Very interesting and great fun to play with but it’s a shame the end result is just a vague line/dot on a small graph.

As everyone has said, they ended up ABOUT 5 or 6 seconds better. Is it possible to add a bit more resolution to the result, perhaps a little table giving the difference in +/- x.xx seconds at each stop? After all there must be something behind this calculating a number to plot those dots/lines.

As it is, it’s virtually impossible to see what difference small changes of strategy make, stopping a lap earlier or later for example. That’d add a real level of insight and interest.

Also, as qualifying showed, the 83.5 second qualifying laptime in the simulation is about 1.5 seconds too optimistic. Any chance of tweaking it to closer to the real thing?

22

Great feature, James.

Would be even better if you gave us the option to set the starting tires as well – especially as we could well see Raikonnen starting on new primes…

I agree that the two stop strategy will work best for the leaders – though it’s an interesting question as to whether it might make sense for someone to change to the primes at the first stop and run a longer middle stint.

23

James, a great little tool, I’ll have fun with this! Is it possible for you to modify it so that you can pick what tyres you start on?

24

With a link to exciting racing. The tyres have done a lot. But have you realised a rule of thumb with overtaking corners. The corner before an overtaking corner is nearly always a mid to high speed corner and then the overtaking corner is not too tight. This is and was the case in Melbourne, Adelaide, Spa, Silverstone, Monza, Singapore, Monaco even, Korea, Suzuka, Fuji, Nurburgring, Shanghai, Turkey, Canada etc.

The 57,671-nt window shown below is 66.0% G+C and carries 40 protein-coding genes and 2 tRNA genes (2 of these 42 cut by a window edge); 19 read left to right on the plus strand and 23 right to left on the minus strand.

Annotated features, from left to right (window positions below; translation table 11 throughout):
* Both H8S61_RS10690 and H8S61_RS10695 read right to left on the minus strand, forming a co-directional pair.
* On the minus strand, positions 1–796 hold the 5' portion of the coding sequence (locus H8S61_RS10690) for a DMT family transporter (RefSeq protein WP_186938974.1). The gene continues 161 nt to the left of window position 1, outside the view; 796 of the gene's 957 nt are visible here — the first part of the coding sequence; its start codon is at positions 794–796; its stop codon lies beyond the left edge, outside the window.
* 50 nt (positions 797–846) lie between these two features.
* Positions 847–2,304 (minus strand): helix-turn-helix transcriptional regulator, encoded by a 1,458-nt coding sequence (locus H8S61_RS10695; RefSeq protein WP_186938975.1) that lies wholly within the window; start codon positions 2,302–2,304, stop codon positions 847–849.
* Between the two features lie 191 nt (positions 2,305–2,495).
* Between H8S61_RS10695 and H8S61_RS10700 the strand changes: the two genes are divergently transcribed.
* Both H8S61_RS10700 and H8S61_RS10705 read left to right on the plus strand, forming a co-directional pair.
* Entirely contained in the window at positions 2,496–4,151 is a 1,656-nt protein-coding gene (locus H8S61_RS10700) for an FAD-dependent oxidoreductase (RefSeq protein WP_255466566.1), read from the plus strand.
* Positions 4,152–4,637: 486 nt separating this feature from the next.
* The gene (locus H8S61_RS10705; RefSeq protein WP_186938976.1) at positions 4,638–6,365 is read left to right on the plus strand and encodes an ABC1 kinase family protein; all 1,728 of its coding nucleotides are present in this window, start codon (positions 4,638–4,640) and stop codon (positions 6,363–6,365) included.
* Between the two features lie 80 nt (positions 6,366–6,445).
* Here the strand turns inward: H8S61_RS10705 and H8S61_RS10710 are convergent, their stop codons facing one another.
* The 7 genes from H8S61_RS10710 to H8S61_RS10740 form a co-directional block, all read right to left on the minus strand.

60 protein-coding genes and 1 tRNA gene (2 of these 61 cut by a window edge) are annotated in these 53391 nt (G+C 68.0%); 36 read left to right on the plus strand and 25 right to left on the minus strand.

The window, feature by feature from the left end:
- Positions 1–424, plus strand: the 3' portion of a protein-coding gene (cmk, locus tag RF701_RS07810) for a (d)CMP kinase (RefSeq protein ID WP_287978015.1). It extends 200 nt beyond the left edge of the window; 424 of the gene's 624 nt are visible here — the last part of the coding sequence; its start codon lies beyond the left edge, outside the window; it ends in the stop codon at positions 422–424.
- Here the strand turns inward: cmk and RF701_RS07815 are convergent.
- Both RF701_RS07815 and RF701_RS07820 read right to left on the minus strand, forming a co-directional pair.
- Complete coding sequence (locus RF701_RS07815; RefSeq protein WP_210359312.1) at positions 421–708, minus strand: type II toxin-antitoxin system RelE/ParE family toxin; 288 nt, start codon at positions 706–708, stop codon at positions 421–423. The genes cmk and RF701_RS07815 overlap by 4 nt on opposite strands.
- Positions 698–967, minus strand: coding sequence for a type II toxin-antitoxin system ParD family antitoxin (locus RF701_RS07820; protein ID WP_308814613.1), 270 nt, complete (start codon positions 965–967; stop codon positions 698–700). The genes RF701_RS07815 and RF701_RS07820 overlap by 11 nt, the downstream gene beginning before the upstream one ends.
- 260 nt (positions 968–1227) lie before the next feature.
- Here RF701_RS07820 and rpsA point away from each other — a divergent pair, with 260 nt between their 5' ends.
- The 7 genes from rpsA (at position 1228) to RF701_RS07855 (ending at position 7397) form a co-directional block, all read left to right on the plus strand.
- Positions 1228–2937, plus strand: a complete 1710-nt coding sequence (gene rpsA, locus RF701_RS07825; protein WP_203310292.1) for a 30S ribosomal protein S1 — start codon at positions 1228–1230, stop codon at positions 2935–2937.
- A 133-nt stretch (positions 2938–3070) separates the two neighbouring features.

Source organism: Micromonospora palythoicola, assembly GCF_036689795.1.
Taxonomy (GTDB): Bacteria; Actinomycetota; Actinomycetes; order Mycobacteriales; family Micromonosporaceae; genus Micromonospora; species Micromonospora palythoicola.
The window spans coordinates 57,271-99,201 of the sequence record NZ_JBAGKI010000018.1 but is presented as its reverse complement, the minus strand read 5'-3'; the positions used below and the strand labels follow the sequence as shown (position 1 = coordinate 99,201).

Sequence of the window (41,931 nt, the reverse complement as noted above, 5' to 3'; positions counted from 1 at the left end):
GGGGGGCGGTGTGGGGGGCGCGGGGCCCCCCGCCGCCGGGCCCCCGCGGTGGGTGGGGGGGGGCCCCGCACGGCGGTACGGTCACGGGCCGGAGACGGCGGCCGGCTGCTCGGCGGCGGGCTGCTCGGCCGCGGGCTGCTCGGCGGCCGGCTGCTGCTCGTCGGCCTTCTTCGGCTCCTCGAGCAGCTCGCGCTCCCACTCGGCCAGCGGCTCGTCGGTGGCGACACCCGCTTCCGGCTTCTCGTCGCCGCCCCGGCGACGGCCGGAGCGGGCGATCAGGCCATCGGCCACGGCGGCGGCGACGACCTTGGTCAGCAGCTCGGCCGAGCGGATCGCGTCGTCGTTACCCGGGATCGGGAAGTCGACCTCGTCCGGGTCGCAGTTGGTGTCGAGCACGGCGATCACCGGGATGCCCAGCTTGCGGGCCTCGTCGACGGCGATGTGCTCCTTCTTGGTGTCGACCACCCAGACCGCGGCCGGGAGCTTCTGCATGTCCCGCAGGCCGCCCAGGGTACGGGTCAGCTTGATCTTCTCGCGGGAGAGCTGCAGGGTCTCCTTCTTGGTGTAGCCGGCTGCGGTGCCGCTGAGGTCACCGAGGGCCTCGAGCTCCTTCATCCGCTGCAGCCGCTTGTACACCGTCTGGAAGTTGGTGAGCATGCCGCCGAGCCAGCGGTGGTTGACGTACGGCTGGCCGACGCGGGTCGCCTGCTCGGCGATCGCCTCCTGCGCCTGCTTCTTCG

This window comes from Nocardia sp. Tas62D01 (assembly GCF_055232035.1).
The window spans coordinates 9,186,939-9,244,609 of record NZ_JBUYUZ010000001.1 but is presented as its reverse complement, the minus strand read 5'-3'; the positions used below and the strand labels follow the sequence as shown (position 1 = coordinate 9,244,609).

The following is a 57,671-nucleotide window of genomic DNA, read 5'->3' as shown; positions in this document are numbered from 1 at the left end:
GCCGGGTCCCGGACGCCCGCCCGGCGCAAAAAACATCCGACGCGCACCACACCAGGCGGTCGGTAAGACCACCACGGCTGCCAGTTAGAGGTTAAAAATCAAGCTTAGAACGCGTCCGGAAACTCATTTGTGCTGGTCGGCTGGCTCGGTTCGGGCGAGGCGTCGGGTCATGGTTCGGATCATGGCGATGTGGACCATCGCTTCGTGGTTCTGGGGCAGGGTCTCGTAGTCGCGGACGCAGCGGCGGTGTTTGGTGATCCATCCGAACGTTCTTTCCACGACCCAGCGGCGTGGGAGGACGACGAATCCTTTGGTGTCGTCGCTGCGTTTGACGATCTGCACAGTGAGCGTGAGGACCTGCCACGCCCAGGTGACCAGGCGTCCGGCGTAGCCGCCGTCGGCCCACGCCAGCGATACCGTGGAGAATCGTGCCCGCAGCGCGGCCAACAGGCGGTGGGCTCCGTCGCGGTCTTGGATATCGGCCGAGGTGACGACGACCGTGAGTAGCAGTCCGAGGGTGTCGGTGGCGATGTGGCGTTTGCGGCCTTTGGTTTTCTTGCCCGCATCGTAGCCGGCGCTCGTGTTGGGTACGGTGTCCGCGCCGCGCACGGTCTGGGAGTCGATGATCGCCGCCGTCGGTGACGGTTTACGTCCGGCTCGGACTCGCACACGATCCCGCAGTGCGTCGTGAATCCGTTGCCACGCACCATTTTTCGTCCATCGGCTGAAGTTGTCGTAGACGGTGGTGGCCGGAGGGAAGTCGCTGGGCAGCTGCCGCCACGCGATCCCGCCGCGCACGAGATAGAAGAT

It seems that most of tilke’s designs puts a hairpin before the overtaking corner we think should have overtaking. But all this does is create the unbunching effect where the car ahead pulls away first but in a fast corner this doesn’t happen

25

Sadly, DRS has muddled this kind of research a bit, because now, you’d have to take into account whether or not there was a DRS zone before the corner where the overtaking occurred. And then consider where the detection point was, because the corner before that might have put the cars closer together or further apart. And so on…